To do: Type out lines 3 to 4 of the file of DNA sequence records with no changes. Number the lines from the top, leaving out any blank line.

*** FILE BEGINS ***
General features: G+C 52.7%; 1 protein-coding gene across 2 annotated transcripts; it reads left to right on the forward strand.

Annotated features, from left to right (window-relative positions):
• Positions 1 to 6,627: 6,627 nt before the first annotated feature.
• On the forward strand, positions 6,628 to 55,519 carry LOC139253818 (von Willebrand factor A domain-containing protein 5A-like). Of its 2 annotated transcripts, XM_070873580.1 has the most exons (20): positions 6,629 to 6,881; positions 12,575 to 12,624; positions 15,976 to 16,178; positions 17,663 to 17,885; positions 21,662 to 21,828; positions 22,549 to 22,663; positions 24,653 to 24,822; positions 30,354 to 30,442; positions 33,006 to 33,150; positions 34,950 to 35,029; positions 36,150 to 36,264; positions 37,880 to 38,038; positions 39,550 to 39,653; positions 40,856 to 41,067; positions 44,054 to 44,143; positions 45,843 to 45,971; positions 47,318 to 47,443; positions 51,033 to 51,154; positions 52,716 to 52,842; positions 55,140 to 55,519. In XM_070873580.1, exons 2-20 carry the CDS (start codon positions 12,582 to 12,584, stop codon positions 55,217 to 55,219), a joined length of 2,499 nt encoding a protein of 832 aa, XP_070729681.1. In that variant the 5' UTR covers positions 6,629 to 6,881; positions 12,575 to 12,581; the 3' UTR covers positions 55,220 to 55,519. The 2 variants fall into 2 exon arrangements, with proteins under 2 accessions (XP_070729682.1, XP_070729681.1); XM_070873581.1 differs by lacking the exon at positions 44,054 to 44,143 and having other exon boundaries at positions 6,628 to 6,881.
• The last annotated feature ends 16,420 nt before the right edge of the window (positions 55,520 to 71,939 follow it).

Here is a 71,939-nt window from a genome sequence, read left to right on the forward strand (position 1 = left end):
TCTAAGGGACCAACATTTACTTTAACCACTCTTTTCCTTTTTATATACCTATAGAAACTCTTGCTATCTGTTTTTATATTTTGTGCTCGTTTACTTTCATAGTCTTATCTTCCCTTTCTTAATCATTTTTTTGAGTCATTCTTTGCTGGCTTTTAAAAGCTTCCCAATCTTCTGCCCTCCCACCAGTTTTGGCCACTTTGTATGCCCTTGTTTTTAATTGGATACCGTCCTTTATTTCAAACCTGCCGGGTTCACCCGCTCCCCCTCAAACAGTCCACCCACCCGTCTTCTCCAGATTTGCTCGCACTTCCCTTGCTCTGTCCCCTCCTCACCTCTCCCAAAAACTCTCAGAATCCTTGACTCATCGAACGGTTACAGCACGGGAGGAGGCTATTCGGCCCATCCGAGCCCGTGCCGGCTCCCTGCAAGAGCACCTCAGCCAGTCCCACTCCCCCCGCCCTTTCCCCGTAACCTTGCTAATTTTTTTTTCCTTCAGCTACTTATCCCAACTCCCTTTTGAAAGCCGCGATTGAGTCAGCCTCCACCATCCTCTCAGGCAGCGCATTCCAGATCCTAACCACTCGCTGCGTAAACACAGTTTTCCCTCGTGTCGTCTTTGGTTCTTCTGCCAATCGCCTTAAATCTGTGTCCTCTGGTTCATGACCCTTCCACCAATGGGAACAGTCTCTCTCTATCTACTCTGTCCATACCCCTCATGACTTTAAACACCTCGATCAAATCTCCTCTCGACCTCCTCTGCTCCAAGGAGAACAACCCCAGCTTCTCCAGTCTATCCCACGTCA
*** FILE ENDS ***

• Positions 1 to 6,627: 6,627 nt before the first annotated feature.
• On the forward strand, positions 6,628 to 55,519 carry LOC139253818 (von Willebrand factor A domain-containing protein 5A-like). Of its 2 annotated transcripts, XM_070873580.1 has the most exons (20): positions 6,629 to 6,881; positions 12,575 to 12,624; positions 15,976 to 16,178; positions 17,663 to 17,885; positions 21,662 to 21,828; positions 22,549 to 22,663; positions 24,653 to 24,822; positions 30,354 to 30,442; positions 33,006 to 33,150; positions 34,950 to 35,029; positions 36,150 to 36,264; positions 37,880 to 38,038; positions 39,550 to 39,653; positions 40,856 to 41,067; positions 44,054 to 44,143; positions 45,843 to 45,971; positions 47,318 to 47,443; positions 51,033 to 51,154; positions 52,716 to 52,842; positions 55,140 to 55,519. In XM_070873580.1, exons 2-20 carry the CDS (start codon positions 12,582 to 12,584, stop codon positions 55,217 to 55,219), a joined length of 2,499 nt encoding a protein of 832 aa, XP_070729681.1. In that variant the 5' UTR covers positions 6,629 to 6,881; positions 12,575 to 12,581; the 3' UTR covers positions 55,220 to 55,519. The 2 variants fall into 2 exon arrangements, with proteins under 2 accessions (XP_070729682.1, XP_070729681.1); XM_070873581.1 differs by lacking the exon at positions 44,054 to 44,143 and having other exon boundaries at positions 6,628 to 6,881.